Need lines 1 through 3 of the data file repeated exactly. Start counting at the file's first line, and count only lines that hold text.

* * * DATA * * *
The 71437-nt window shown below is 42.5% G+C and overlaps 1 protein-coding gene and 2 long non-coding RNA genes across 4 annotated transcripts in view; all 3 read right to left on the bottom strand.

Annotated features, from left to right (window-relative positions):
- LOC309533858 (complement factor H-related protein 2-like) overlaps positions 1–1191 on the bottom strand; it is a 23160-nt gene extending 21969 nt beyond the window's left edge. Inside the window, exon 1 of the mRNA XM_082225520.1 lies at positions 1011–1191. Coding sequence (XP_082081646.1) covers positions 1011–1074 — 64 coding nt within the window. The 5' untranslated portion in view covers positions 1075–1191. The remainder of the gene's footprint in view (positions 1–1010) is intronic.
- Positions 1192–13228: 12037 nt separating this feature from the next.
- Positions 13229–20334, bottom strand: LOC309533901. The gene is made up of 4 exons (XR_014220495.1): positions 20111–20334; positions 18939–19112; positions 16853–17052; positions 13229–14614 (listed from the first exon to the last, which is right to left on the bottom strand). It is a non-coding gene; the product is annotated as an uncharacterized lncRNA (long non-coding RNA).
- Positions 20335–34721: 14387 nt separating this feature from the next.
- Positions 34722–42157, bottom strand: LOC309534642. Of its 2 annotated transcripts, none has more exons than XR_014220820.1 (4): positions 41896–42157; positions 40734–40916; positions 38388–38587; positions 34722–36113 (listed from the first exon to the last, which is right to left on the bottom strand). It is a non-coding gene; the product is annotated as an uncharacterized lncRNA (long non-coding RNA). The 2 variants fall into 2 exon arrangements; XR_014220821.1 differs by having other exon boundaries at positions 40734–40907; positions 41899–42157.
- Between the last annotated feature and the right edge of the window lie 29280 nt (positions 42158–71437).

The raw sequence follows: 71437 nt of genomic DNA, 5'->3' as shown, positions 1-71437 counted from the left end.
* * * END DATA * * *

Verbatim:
The 71437-nt window shown below is 42.5% G+C and overlaps 1 protein-coding gene and 2 long non-coding RNA genes across 4 annotated transcripts in view; all 3 read right to left on the bottom strand.

Annotated features, from left to right (window-relative positions):
- LOC309533858 (complement factor H-related protein 2-like) overlaps positions 1–1191 on the bottom strand; it is a 23160-nt gene extending 21969 nt beyond the window's left edge. Inside the window, exon 1 of the mRNA XM_082225520.1 lies at positions 1011–1191. Coding sequence (XP_082081646.1) covers positions 1011–1074 — 64 coding nt within the window. The 5' untranslated portion in view covers positions 1075–1191. The remainder of the gene's footprint in view (positions 1–1010) is intronic.